Denmark Feb 2013 024 (Small)

At first glance, Copenhagen in Denmark looks like a typical European city. Then gradually you begin to notice the differences.
For a start, there’s hardly any traffic on the roads; well, not traffic as we are used to it in the UK! And there are bikes parked everywhere – thousands of them.
But amazingly, none of them are chained up, because the Danish wouldn’t dream of stealing one!
There are bike racks lining the middle of the streets, and parked along the pavements in racks. In fact, there’s a cycle parking problem. But if they can’t find a parking space, they just seem to dump them somewhere convenient!
Of course there are cars and delivery vans. But it’s the bikes that cluster at the traffic lights and take off together when the lights change to green.
copenhagen-denmark1There are wide bicycle lanes everywhere, with a small brick wall between the bike lanes and the car lanes.
(I automatically went to write ‘the main roads.’ But in Copenhagen the bike lanes are the main roads!)
Around 38% of the population commute by bike.
I loved the bikes with a sort of big box on the front where they could snuggle a couple of children under blankets, and there’s still plenty of room for their shopping.
In one part of Copenhagen there is a bike motorway where they can cycle for 20 minutes without a red light!
The city is aiming to be completely CO2 neutral by 2025.
Already the traffic lights are windmill-powered and the parking meters are solar-panelled.
We travelled from the airport on the Metro, which is completely unmanned, which was a bit scary if we thought about it too much. But it was regular, streamlined and completely efficient. And there’s a great view at the front, without a driver in the way!
The Metro opened in 2002 and operates round the clock.
There are Metro Stewards on board, and CCTV everywhere.
You can buy season tickets for travelling, but nobody checks them! You could easily travel without one, but I very much doubt if any of the Danish would do that.
Although there was snow around, it was a different type of cold to here, and I found it refreshing.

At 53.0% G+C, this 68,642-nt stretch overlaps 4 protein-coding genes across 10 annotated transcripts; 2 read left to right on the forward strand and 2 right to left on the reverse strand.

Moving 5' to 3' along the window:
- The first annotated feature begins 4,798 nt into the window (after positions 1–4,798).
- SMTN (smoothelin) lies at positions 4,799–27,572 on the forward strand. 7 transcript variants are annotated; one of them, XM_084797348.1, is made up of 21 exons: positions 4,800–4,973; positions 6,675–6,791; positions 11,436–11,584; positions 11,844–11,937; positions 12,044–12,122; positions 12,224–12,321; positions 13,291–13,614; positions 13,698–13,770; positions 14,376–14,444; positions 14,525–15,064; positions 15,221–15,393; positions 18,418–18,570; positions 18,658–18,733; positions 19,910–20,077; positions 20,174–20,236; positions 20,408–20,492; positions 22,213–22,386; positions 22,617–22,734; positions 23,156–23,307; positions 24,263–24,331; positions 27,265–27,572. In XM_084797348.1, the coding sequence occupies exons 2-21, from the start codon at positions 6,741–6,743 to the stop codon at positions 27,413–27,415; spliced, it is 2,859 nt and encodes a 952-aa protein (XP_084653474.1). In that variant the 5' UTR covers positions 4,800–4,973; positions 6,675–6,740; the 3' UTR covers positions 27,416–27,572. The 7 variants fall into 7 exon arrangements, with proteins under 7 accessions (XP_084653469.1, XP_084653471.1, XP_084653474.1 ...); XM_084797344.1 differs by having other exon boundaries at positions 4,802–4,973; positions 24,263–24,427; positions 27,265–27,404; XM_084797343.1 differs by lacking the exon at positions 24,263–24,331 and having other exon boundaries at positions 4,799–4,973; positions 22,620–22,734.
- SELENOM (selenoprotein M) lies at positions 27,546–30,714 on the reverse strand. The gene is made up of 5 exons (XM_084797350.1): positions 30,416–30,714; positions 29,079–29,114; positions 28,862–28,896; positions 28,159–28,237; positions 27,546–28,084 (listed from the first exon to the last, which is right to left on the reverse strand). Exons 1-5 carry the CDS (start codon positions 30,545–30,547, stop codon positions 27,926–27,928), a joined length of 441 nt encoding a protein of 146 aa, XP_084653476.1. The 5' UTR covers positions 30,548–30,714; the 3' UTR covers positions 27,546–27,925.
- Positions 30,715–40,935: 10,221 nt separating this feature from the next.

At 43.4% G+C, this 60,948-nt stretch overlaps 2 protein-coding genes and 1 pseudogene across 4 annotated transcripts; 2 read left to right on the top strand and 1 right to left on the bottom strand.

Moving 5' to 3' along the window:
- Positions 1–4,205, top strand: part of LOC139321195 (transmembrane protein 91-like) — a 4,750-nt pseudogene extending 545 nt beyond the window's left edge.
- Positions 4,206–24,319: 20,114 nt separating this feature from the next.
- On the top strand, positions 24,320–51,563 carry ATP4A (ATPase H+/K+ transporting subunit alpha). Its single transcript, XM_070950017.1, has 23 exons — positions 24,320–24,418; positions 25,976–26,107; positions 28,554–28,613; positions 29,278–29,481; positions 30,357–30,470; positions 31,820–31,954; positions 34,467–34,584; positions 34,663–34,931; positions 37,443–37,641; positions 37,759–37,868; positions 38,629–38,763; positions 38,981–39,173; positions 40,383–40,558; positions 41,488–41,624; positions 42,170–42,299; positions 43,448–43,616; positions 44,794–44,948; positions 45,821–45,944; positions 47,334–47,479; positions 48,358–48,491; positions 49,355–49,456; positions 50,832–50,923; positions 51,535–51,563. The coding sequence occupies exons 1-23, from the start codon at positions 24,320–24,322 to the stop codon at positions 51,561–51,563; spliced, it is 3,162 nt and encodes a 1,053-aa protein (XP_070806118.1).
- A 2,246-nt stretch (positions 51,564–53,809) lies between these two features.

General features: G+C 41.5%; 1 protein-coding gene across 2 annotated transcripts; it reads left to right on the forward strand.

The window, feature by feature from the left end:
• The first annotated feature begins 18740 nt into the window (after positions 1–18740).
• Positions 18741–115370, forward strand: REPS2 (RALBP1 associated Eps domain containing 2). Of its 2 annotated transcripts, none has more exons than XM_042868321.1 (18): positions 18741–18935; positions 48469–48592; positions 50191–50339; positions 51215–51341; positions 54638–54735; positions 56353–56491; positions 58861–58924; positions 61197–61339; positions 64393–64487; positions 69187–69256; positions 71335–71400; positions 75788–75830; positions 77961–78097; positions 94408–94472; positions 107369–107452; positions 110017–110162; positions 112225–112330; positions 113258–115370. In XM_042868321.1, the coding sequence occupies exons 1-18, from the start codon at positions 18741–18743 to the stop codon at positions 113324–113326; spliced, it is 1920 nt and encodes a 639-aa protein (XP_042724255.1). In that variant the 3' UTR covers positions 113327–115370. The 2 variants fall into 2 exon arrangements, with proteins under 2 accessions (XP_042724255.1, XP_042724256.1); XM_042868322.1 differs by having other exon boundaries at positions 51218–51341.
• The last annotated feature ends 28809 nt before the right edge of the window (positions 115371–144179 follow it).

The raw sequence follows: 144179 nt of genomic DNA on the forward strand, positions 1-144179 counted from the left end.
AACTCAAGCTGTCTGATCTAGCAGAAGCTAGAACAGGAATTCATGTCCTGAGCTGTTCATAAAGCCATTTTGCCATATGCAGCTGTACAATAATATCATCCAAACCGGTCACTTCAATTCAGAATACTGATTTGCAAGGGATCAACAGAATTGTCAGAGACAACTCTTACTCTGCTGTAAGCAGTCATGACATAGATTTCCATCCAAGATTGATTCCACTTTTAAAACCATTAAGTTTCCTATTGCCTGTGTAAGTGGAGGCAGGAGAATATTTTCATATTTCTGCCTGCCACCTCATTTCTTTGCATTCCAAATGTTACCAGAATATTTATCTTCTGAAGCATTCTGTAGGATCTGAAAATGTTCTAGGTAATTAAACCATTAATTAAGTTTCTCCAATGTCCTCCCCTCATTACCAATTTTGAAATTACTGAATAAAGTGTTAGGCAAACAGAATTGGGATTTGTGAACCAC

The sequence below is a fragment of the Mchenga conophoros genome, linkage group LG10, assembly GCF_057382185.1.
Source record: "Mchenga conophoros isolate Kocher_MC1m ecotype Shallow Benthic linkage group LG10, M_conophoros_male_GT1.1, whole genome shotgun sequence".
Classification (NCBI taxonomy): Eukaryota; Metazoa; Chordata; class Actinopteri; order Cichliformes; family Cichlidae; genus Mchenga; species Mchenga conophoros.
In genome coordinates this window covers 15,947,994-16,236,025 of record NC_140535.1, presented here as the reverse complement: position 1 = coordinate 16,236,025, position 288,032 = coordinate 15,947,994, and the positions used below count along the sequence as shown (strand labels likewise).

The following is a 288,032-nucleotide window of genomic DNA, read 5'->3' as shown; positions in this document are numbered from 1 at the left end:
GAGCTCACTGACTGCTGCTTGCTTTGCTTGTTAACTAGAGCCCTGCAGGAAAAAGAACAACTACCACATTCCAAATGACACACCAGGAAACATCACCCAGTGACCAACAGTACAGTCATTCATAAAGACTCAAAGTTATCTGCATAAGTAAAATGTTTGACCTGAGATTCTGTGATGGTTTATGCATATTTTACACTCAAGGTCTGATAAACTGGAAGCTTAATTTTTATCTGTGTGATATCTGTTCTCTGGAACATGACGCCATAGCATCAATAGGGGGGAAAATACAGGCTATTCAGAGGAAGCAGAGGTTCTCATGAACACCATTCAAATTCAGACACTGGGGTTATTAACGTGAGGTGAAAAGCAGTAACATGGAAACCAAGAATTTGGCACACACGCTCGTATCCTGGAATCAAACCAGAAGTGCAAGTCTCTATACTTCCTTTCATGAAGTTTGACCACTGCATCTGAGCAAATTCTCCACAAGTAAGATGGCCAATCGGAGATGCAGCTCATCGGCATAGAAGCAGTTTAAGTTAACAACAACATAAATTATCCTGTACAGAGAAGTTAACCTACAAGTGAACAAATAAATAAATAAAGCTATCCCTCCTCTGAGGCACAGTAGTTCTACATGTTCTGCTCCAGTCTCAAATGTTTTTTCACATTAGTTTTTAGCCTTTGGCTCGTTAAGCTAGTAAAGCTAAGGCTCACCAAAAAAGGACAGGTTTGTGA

Nothing grinds to a halt because of the weather. Everything carries on as usual – due to the efficiency of the Danish, of course.
Little diggers drive around on the roads and pavements, blowing the snow into the air, which is far more efficient and cost-effective than messing around with tons of grit.
Everyone dressed warmly and carried along pedalling around on their bikes as they do all the year round!
There’s a lot to see and do in the city. And prices are reasonable.
I found the Danish very friendly, relaxed and helpful. And honest. The crime rate is very low.
We walked around easily as it’s mostly pedestrianised areas, with the occasional bike whizzing past. There’s a wide variety of shops, cafes and restaurants.
copenhagen-denmark3Do take a stroll along Jaegersborggade. It has around 40 interesting shops, cafes, restaurants and bars.
I absolutely LOVED the Royal Smushi Café!
Smushi is a made-up word. It’s a cross between Sushi, and the Smorgasbord that Denmark’s famous for.
They specialise in the most gorgeous sandwiches that they call savoury cakes. They really are a joy to look at.
Note to self; make a note of the idea for weddings and parties. They were so impressive!
There is loads to see in and around the city, all a short ride away on the Metro.
Of course you can’t visit Denmark without sampling their beer!
Gastro Cruise
Every Saturday in February you can join a delightful cruise in a covered canal tour boat around Copenhagen harbour.
You will visit no fewer than six different restaurants that will sample their signature dishes featuring mussels.

The event is organised by Copenhagen Cooking.
Copenhagen Cooking celebrates Danish food culture, good quality and seasonal ingredients. Copenhagen Cooking offers gastronomic adventures with various events that all have one thing in common: FOOD.
Departure from Restaurant Søren K at The Royal Library
Søren Kierkegaards Plads 1, 1221 København K

Contact: Hans Hedbo

We flew with Scandinavian Airlines

Press Room:
Copenhagen Metro

We stayed in the ****Hotel Kong Arthur, which is only around 10 minutes’ walk from the Metro.
Hotel Kong Arthur****
Nørre Søgade 11 1370 København K
T: +45 33 11 12 12

For your Smushis; The royal Café
Amagertorv 6 1160 København
T: +45 33 12 11 22

Kathrine Lind Gustavussen
Press Officer
55 Sloane Street
London SW1X 9SY / United Kingdom
Web Departure from Restaurant Søren K at The Royal Library
Søren Kierkegaards Plads 1, 1221 København K